How "group think" influenced what we wore, who we hung out with, and what we valued?
Let's face it: we were immature, impressionable, and many times lacked the confidence and cognitive ability to think on our own and stand up for what we believed in.
And nobody, (heaven forbid) wanted to stand out and be considered different.
Pretty silly, huh? :-)
Though times have changed, a similar scenario plays out when it comes to, "cliques," blog following and online worship. It's a phenomenon known as "Social Proof".
What is it? I'm glad you asked.
Social Proof is a behavioral term that loosely translated, means that when people, uncertain of how they should act, will choose to follow the activities and actions of the masses.
In other words, if a person visits a new blog and sees a large subscriber count, he or she would be more inclined to join it, as opposed to one where there are few noted followers. Or, take for example, how popular "Tweets" are shared over and over, sometimes with little regard to content or credibility. "Perceived value" is really what is at work here.
So, what's my point?
Social Proof, when used properly, can have positive results. But it can also be misleading and restrict our choices, (not to mention, stunt our intellectual growth) .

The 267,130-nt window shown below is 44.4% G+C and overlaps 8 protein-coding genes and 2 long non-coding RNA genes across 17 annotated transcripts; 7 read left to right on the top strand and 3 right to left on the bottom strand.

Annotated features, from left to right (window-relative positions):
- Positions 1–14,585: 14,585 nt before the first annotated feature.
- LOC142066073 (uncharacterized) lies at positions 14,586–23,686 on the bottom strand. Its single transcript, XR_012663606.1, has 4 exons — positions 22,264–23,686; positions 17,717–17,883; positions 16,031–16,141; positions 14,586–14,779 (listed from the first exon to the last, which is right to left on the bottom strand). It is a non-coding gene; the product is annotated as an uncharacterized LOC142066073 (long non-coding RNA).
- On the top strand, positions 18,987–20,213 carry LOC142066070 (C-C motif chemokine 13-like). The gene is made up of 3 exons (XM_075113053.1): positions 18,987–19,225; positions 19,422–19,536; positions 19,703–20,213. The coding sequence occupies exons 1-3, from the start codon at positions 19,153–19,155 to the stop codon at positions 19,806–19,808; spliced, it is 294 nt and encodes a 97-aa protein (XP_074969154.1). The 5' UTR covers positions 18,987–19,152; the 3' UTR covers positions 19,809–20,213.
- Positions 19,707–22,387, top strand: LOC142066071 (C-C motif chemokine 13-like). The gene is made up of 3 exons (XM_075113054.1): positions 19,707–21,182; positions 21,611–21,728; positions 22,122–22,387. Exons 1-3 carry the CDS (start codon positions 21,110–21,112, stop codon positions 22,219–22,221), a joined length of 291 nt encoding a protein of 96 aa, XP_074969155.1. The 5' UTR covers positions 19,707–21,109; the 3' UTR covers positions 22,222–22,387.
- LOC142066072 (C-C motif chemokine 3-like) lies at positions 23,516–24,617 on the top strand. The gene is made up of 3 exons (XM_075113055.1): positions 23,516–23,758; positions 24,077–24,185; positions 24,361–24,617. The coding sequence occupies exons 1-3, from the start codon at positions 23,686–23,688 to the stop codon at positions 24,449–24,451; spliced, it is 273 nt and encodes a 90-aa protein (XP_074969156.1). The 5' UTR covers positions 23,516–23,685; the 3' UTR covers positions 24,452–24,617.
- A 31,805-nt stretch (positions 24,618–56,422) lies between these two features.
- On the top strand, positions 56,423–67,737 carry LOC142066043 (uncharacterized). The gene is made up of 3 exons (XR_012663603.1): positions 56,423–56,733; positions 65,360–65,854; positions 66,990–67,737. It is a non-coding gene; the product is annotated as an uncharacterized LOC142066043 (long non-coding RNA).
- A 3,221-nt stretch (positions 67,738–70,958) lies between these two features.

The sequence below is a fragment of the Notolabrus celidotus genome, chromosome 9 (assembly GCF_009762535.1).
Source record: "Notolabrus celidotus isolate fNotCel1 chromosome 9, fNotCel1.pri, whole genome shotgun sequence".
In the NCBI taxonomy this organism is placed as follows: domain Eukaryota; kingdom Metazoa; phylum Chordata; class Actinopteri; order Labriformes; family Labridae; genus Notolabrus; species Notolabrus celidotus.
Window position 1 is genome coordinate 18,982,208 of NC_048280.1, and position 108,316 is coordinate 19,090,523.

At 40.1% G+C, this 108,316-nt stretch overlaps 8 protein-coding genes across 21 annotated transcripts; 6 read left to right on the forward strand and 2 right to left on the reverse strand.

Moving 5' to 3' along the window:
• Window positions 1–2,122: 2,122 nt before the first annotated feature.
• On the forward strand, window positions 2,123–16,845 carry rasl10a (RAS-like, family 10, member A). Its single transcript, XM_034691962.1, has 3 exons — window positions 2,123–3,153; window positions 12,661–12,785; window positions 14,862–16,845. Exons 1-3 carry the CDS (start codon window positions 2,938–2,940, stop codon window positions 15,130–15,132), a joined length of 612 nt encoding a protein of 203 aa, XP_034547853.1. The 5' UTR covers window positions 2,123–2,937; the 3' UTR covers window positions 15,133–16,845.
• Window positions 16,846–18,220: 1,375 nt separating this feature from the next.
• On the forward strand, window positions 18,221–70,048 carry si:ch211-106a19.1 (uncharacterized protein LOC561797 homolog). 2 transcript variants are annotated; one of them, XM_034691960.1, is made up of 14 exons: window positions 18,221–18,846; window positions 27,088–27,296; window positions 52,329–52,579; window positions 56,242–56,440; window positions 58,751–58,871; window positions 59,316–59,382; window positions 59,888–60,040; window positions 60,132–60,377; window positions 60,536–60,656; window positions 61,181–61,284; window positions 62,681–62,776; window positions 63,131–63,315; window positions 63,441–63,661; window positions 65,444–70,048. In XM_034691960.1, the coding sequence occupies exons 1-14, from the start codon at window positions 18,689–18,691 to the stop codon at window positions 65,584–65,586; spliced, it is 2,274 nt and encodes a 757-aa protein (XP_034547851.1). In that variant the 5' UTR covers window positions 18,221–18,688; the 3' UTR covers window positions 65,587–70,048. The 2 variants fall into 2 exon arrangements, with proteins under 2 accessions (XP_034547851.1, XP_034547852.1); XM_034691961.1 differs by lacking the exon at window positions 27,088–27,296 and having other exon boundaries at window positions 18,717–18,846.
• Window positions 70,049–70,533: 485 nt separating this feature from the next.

With this in mind, here are a few things to consider before conforming to Social Proof.
- The popular choice is not always the best choice. It depends on individual circumstances, values, and personal taste. Here's a case in point. Sometimes I have opted to see movies at the show based upon ratings and box office earnings. I naturally assumed that the more popular the flick, the more likely it would be "quality" entertainment, and worth my money and time. Wrong! I don't always agree with the "Red Carpet" choices, and frankly, neither should you.
- Though it's great to "follow the pack" sometimes, make sure that there's something in it for you--not just the prestige of association. For example, some folks will follow the "big name" bloggers, not because they necessarily deem them better than the rest of us mere mortals, but because it's what everybody else is doing. Sometimes, the "road less traveled" can lead to some great discoveries. Be open to it. Venture your own path.
- Readers will often post comments to these A-list sites in order to be seen and validated. Don't get me wrong; many of the "cool kids" online merit popularity, but some may not. Diversify. You just might find that there's quality content and valuable connections with lesser known bloggers as well. Just like the cool kids, us Nerds need love too. :-)
- Size is not always a qualifier of quality.
Agree or disagree? How would you define a "small" Blog?
Do you follow the "cool kids"? Do tell. :-)